This is utterly unrelated to the reality I have witnessed these past two years, or the slow catastrophe of misgovernment that really did unfold in the last ten. Maybe that says as much about my cocoon as Noonan’s. But I doubt it. What I have also learned these past few years is that the right seeks merely a narrative to lead themselves out of the hole they dug for all of us. Reality be damned. The job of the rest of us is to insist that reality matters and that these fools be exposed.

Pete Abel adds two additional points:

1. Yes, there’s an obvious and substantial difference between Katrina and Deepwater Horizon. The first was a natural disaster that required a relief effort tailor-made for government intervention. The second is a man-made debacle, requiring specialized expertise to fix; expertise that apparently no one has, although BP seemingly has more than any other entity. Regardless, the current situation makes me more sympathetic to the Bush administration’s travails with the former situation. Both are complex undertakings and those of us who are not directly involved are too damn quick to judge. At least once, possibly more, I suggested the “incompetent” label for Bush, et. al., in the context of Katrina. Noonan does the same for Obama, et. al., in the context of Deepwater Horizon. Increasingly, I believe both characterizations are unfair.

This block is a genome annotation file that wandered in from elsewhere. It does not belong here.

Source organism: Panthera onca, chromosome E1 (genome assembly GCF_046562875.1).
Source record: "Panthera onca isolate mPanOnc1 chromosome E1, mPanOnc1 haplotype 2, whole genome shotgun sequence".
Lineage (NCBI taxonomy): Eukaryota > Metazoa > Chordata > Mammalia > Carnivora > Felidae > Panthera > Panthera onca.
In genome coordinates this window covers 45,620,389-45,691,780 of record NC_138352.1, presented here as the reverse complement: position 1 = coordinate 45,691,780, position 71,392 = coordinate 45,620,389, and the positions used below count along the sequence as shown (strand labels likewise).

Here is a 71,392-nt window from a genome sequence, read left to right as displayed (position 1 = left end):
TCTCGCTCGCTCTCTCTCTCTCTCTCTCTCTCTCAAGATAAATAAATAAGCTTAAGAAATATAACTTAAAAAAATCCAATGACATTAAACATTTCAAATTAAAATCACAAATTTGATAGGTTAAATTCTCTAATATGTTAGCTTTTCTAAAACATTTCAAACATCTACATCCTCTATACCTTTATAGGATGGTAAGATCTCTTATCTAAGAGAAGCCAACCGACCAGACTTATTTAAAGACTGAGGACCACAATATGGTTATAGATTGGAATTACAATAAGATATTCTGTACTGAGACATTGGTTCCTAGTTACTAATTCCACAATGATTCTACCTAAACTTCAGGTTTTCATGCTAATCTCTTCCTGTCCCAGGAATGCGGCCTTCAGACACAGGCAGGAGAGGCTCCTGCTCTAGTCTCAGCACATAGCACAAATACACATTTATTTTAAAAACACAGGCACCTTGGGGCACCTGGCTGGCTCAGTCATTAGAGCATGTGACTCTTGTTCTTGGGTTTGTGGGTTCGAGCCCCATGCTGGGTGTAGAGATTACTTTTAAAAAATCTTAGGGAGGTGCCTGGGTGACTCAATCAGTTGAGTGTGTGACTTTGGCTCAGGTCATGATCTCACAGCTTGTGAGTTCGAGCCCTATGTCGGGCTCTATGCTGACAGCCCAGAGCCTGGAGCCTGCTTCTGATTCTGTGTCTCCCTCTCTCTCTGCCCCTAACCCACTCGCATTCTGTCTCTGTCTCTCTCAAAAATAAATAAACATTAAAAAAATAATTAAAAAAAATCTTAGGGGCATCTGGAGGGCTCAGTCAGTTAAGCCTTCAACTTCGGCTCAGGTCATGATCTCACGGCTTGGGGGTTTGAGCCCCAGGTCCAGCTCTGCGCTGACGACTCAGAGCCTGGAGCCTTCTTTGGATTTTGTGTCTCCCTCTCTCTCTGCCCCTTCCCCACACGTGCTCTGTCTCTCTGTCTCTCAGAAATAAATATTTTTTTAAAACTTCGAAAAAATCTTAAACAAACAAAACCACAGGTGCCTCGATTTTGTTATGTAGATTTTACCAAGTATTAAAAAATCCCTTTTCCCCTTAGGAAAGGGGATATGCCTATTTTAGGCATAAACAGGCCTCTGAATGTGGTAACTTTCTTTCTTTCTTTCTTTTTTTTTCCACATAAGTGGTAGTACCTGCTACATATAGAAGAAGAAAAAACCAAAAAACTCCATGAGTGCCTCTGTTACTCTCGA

2. In the midst of the Gulf crisis, the President has performed a Solomonesque move. He has ordered “a suspension of virtually all current and new offshore oil drilling activity pending a comprehensive safety review.” He has also balanced that decision with an unflinching commitment to the fact that we must embrace these ventures until petroleum can be more voluminously replaced as an energy source.

“It has to be part of an overall energy strategy,” Mr. Obama said. “I mean, we’re still years off and some technological breakthroughs away from being able to operate on purely a clean-energy grid. During that time, we’re going to be using oil. And to the extent that we’re using oil, it makes sense for us to develop our oil and natural gas resources here in the United States and not simply rely on imports.”

Given the Republicans’ drill-baby-drill mindset, shouldn’t they be leaping forward to praise this instance of Presidential discretion?

To be clear: I’m not suggesting the GOP should muffle all criticism. To the contrary: Pointed questions — from both sides of the aisle — are appropriate and necesary to the functioning of the Republic, even (especially) in times of crisis. But wrecklessly fanning the flames of criticism — and yes, I believe, Noonan and like-minded Republicans are being wreckless — is irresponsible and potentially detrimental to one of the GOP’s pet positions.